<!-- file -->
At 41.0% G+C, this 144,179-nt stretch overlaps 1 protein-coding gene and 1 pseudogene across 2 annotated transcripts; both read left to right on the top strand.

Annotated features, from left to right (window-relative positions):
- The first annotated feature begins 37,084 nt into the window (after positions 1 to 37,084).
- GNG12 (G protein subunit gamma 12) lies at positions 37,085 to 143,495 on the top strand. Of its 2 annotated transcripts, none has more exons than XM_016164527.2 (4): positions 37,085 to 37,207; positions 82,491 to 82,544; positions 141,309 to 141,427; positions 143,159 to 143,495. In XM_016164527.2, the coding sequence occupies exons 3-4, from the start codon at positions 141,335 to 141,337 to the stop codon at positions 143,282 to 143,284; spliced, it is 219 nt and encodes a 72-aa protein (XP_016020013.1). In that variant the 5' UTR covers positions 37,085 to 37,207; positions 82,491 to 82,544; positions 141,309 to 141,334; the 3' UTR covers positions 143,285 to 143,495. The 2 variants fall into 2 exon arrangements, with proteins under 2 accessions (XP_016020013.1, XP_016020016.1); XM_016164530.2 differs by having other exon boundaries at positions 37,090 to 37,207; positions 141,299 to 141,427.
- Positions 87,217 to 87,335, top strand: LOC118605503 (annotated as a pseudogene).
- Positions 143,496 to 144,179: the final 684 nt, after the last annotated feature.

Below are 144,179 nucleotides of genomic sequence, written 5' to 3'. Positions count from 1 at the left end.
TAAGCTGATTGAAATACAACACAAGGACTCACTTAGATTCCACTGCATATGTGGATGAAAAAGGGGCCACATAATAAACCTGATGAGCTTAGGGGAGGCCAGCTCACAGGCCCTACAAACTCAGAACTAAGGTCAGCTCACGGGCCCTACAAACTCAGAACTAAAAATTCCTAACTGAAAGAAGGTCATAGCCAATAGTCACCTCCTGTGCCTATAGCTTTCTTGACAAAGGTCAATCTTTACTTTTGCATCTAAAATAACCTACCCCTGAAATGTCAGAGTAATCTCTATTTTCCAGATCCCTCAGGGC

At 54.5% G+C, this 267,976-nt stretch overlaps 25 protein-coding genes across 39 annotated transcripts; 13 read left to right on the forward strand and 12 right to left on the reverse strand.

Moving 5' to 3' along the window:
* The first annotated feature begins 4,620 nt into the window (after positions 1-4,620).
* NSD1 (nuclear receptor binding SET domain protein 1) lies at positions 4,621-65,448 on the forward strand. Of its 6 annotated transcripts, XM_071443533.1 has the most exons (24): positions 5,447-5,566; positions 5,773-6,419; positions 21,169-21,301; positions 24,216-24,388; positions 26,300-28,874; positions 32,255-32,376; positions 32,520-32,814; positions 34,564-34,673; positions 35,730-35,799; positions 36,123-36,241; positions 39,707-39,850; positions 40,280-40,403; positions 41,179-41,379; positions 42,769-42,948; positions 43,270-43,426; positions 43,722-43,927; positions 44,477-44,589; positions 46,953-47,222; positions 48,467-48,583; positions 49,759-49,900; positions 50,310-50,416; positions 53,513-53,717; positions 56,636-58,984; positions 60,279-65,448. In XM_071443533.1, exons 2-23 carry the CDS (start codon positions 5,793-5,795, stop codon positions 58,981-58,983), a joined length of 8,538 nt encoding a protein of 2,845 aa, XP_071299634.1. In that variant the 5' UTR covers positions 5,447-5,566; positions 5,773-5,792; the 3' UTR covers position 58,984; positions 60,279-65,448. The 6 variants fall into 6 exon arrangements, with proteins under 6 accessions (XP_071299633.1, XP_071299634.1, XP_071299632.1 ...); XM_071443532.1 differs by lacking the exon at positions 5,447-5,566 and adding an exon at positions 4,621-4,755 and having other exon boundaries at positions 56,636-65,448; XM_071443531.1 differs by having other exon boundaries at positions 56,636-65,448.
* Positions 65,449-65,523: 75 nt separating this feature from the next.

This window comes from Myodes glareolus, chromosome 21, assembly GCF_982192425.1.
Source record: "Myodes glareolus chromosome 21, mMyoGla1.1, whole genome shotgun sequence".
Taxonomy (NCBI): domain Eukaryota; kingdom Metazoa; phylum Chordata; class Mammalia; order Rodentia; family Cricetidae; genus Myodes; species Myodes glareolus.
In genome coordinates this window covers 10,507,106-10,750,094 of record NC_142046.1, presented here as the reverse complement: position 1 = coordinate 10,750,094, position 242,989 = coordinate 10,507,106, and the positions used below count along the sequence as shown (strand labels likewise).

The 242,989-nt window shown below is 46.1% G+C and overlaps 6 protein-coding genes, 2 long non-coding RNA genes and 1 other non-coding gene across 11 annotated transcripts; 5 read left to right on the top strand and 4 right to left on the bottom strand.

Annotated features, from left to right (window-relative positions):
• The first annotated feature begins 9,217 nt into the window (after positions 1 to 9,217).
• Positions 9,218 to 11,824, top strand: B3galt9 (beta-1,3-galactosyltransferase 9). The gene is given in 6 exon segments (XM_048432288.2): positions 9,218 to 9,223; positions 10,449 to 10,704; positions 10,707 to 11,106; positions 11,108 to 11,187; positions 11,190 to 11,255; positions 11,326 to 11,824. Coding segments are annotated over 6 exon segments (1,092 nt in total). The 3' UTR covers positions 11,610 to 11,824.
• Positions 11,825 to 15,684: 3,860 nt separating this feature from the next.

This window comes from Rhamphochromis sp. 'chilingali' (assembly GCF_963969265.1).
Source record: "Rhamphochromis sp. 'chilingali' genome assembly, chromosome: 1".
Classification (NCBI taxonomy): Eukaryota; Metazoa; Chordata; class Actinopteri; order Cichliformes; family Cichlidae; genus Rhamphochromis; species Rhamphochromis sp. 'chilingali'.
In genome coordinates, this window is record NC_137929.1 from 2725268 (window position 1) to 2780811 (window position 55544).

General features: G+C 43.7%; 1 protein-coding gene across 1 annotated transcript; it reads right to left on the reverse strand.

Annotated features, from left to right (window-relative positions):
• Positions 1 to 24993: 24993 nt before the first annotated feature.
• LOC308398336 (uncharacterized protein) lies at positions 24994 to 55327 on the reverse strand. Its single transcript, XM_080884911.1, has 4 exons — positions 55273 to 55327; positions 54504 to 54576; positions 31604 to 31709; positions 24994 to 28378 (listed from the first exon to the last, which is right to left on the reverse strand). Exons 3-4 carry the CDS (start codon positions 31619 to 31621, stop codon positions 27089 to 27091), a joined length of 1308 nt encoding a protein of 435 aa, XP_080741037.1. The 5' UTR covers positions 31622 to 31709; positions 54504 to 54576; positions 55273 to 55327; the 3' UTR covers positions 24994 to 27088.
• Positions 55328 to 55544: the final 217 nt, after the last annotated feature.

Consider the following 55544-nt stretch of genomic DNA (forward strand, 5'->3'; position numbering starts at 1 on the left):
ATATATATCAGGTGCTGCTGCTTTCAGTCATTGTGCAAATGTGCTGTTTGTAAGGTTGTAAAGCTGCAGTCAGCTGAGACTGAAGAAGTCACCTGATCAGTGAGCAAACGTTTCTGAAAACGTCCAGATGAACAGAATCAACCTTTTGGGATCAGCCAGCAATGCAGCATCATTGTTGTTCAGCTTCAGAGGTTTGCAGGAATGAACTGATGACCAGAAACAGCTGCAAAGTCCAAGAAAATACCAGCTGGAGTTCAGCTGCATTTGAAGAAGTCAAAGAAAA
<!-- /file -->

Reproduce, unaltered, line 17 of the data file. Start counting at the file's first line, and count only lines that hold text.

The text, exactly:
In genome coordinates this window covers 10,507,106-10,750,094 of record NC_142046.1, presented here as the reverse complement: position 1 = coordinate 10,750,094, position 242,989 = coordinate 10,507,106, and the positions used below count along the sequence as shown (strand labels likewise).